Last week I got a peek at where Camponotus pennsylvanicus carpenter ants spend the winter.
The temperatures were hovering around freezing in upstate New York, where I was helping someone spit firewood.
When the wood split, occasionally we would find tunnels, hardly more than grooves in the wood, packed with ants. Although the ants look like they might have been moving, they were mostly stiff and inactive. You could shake them out onto the ground without much resistance.
This group was in softer wood with more decay. Notice the larva. Most of the clusters of worker ants had small larvae with them.
Camponotus carpenter ants that live in temperate climates enter a state of slowed metabolism, called “diapause”, in the late fall and through the cold parts of the winter. Generally, the queen stops laying eggs. The workers begin to aggregate more than before. The workers develop large fat bodies, which can be seen as their gasters swell in size, as well as produce glycerol. Glycerol is an alcohol that helps prevent the formation of ice crystals within the ants’ bodies. No wonder the ants stagger a bit when they try to move. 🙂
What are ants doing this month where you live?
For more information try:
Cannon, C. A. 1990. Demography, cold hardiness, and nutrient reserves of overwintering nests of the carpenter ant, Camponotus pennsylvanicus (De Geer). M. S. Thesis, Virginia Polytechnic Institute and State University. 165 pp.
Cannon, C.A. and R.D. Fell. 1992. Cold hardiness of the overwintering black carpenter ant. Physiol. Entomol. 17:121-126.
Even though it was cold enough to wear a jacket, the harvester ants were still active at the San Pedro River area.
This is the day after Thanksgiving.
Funny, the leafcutters were moving very slowly at much higher temperatures over a month before.
The ants are still active here, but I haven’t had much to report. In an effort to get back in the swing of things, I will be posting some short notes.
Do you know what this is? I tipped over a rock near a Southern fire ant nest and found this cache of tiny seeds. It is easy to forget that fire ants also harvest seeds.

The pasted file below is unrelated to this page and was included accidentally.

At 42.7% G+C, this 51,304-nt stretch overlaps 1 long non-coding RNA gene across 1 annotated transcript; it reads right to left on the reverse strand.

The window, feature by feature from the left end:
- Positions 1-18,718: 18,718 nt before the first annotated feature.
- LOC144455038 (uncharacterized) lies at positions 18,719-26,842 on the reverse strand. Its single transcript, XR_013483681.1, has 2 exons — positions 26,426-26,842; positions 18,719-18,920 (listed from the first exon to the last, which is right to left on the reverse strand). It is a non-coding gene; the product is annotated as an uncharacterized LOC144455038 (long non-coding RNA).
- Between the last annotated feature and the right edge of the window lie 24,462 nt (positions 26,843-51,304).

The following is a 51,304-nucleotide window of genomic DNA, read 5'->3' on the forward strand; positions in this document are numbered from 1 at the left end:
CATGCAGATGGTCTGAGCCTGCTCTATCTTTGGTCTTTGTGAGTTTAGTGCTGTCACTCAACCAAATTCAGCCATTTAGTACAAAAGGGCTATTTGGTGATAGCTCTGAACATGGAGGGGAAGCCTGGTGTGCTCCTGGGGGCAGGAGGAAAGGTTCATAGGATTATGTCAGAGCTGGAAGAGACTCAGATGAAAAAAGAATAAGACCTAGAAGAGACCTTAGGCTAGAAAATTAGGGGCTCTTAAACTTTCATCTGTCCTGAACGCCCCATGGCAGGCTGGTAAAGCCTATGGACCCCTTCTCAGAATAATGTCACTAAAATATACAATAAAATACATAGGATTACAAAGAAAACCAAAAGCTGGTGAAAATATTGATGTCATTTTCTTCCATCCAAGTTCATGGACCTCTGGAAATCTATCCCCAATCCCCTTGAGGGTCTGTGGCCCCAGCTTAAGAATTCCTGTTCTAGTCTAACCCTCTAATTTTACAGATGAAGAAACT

I should have picked up a couple of the seeds to try to sprout them. It wasn’t obvious where they came from, as there weren’t any plants nearby.
Have you ever found seed caches in fire ant nests?
Although I confidently say they are raids in the title, let’s see the evidence:
First, I came across this harvester ant nest with dead ants, about half of which are light-colored callows. No live ants to be seen.
A nearby entrance hole had a lot more activity. The workers are actively grabbing each other.
By the way, the seed was going out, not in.
From out of the nest came workers carrying callows.
Here’s another one.
Up out of the nest…
… and off it goes.
This one is carrying a worker.
After a short while, the excitement died down a bit.
When Pogonomyrmex raid weaker colonies they are known to carry off larvae and pupae. I didn’t see any of that, but I couldn’t watch that long, either. We were at a park and kids were playing.
What do you think? Was it a raid?
In another note, James asked about the color of the silverfish.
It appears to be creamy-silvery in color. It didn’t stay outside for long though. It zipped out and zipped back in. The quality of the photograph leaves a tad bit to be desired.